‘Tis the season for TV holiday programming – movies that can make us laugh and weep. There are the classics that take us back to our childhood as well as the comedies that put the “fun” in dysfunctional families.
Tamara Honesty, a visiting professor of scenic design at CCM, reveals some of her personal favorites that she’s looking forward to seeing during the month of December:
A Christmas Story – The 1983 classic comedy warned about shooting your eye out as well as sticking your tongue to a frozen pole. “As an adult who is fortunate enough not to really want something as desperately as a Red Rider BB gun, it’s fun to remember what it was like as a child to want something so desperately for Christmas and to experience the joy of receiving it,” says Honesty.
A Charlie Brown Christmas – The music from the 1965 classic is as instantly recognizable on holiday radio as it is on TV. “I love when Linus explains to Charlie Brown the true meaning of Christmas, because he is so sincere and to the point.”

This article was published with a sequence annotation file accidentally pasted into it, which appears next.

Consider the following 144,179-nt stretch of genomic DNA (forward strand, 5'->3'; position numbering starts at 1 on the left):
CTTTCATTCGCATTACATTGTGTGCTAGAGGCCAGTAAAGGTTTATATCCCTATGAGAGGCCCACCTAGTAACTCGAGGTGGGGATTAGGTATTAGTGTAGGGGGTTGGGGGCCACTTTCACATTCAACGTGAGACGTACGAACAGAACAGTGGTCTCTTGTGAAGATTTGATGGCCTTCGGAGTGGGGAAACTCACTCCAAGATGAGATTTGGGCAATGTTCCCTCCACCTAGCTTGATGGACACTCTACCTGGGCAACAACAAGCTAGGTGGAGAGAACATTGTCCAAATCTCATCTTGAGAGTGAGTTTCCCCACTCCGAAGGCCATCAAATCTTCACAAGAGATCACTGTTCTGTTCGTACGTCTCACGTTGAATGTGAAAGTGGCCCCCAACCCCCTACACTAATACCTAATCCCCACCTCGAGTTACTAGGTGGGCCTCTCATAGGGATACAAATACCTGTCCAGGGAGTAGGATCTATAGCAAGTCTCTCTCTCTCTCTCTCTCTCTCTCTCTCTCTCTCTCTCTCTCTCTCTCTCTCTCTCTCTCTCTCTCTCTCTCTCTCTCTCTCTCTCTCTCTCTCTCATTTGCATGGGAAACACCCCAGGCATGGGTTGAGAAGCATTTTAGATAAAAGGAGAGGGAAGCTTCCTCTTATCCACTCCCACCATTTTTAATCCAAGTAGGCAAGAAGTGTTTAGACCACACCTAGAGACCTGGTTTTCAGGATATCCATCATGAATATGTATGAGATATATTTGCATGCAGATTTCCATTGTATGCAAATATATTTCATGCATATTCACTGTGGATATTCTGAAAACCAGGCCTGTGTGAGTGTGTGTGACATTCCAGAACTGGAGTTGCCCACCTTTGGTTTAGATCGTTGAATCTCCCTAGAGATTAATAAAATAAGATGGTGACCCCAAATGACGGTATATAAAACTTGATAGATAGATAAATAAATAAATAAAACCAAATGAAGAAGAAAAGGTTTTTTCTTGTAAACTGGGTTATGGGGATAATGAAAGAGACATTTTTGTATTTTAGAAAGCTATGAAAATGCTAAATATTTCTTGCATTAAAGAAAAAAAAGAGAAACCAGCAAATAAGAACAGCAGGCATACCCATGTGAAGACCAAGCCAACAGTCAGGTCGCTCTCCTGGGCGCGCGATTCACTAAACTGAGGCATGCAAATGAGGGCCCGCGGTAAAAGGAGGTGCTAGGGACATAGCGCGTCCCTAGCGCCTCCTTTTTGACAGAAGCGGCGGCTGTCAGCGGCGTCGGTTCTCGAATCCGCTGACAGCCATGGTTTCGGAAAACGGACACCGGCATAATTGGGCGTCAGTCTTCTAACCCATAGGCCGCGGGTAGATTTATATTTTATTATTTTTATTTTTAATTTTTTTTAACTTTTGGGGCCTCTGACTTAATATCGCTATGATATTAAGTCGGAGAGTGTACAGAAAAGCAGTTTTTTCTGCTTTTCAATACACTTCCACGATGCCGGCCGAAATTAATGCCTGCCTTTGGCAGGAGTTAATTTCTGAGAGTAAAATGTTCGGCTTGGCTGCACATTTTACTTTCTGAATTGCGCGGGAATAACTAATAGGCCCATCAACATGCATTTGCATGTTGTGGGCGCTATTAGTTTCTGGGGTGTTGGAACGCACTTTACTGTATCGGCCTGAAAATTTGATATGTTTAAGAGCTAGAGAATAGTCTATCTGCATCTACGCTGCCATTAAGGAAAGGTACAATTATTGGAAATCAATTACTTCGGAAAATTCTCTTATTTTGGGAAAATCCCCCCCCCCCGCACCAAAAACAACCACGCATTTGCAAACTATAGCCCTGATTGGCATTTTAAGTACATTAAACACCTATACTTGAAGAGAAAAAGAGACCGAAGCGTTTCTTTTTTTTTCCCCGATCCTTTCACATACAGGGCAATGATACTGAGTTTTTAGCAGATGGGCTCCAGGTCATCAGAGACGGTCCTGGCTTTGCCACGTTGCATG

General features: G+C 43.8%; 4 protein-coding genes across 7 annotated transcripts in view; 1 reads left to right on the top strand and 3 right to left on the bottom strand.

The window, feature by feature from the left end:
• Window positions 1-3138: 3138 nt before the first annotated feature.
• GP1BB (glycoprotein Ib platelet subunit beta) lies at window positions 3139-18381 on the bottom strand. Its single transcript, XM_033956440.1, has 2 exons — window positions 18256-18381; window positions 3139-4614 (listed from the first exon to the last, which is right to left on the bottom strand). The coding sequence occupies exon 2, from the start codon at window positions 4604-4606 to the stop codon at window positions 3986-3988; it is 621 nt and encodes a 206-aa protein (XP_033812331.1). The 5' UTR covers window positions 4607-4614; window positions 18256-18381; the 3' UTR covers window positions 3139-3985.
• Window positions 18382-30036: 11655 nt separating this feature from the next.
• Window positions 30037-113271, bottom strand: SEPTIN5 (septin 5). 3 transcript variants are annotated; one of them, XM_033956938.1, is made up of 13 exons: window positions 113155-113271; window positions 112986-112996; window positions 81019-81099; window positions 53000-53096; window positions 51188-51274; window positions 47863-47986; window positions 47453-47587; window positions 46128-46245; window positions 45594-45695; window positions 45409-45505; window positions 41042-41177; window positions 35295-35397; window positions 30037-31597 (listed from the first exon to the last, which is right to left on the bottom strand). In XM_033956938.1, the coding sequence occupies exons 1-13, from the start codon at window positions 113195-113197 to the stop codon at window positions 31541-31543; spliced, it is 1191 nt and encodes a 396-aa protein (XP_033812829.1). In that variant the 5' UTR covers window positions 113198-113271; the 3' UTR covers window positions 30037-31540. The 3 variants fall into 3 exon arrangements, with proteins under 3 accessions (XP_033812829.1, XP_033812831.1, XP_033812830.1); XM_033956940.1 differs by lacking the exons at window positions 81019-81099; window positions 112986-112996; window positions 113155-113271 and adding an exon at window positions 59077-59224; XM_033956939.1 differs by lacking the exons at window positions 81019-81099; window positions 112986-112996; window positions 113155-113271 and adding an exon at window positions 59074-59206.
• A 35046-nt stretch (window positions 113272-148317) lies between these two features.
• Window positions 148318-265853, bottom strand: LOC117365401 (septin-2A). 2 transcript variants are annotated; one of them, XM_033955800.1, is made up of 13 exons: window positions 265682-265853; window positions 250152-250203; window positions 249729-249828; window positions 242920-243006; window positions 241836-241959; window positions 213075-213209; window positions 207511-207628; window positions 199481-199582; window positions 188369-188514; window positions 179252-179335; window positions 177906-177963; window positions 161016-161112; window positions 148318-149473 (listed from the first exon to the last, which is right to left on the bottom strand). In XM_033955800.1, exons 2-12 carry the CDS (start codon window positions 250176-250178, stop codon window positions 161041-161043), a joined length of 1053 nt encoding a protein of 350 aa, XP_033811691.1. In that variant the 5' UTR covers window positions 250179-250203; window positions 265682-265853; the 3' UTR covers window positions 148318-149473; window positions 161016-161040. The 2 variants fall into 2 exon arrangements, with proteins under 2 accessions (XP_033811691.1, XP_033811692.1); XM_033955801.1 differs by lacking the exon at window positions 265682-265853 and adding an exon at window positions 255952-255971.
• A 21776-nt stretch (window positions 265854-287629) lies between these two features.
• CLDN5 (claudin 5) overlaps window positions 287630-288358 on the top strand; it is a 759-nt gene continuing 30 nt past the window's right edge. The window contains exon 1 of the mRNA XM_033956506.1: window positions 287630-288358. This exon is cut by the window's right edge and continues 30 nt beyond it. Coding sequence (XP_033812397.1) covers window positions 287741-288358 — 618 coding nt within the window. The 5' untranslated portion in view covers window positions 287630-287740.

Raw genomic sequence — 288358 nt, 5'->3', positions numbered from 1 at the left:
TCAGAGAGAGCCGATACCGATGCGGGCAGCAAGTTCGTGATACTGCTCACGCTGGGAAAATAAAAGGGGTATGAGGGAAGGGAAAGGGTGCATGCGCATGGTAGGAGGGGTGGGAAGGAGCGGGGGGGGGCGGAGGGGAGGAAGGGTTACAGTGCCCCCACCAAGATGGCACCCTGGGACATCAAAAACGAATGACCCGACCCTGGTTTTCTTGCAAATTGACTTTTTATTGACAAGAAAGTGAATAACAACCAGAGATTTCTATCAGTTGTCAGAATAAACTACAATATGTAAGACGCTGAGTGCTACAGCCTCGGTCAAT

How the Grinch Stole Christmas – The tail end of the Baby Boomers grew up with this Chuck Jones, 1966 animated version and now share it with their children. “Who isn’t touched when the Grinch’s heart grows three sizes once he realizes that he can’t steal Christmas from Whoville?” says Honesty.
National Lampoon’s Christmas Vacation – Watch out for the cat food in the Jello and the squirrel in the Christmas tree. The 1989 classic was a favorite in the series of misadventures of the Griswold family. “The Griswolds are trying so hard to make it the best Christmas that it becomes a hilarious disaster.”
The Nightmare Before Christmas – The animated 1993 film produced by Tim Burton and directed by Henry Selick was both a commercial and critical success. “I simply adore the story and visual aesthetic of The Nightmare Before Christmas. The idea that these Halloween characters are trying to understand the concept of Christmas is very charming,” says Honesty.
“In addition, Rudolf the Red-Nosed Reindeer (1964), Frosty the Snowman (1969), Santa Claus is Coming to Town (1970) and The Year Without a Santa Claus (1974) are my favorite holiday TV specials,” says Honesty. “In particular, the stop-action Rudolf and Santa Claus specials have a wonderful textural quality to their characters and sets.”
“I still cry when the Island of Misfit Toys think they have been left behind for yet another Christmas, only to have Santa’s sleigh with Rudolph in the lead swoop down to pick them up,” says Honesty. “Rudolph is an emotional roller coaster of a television special!”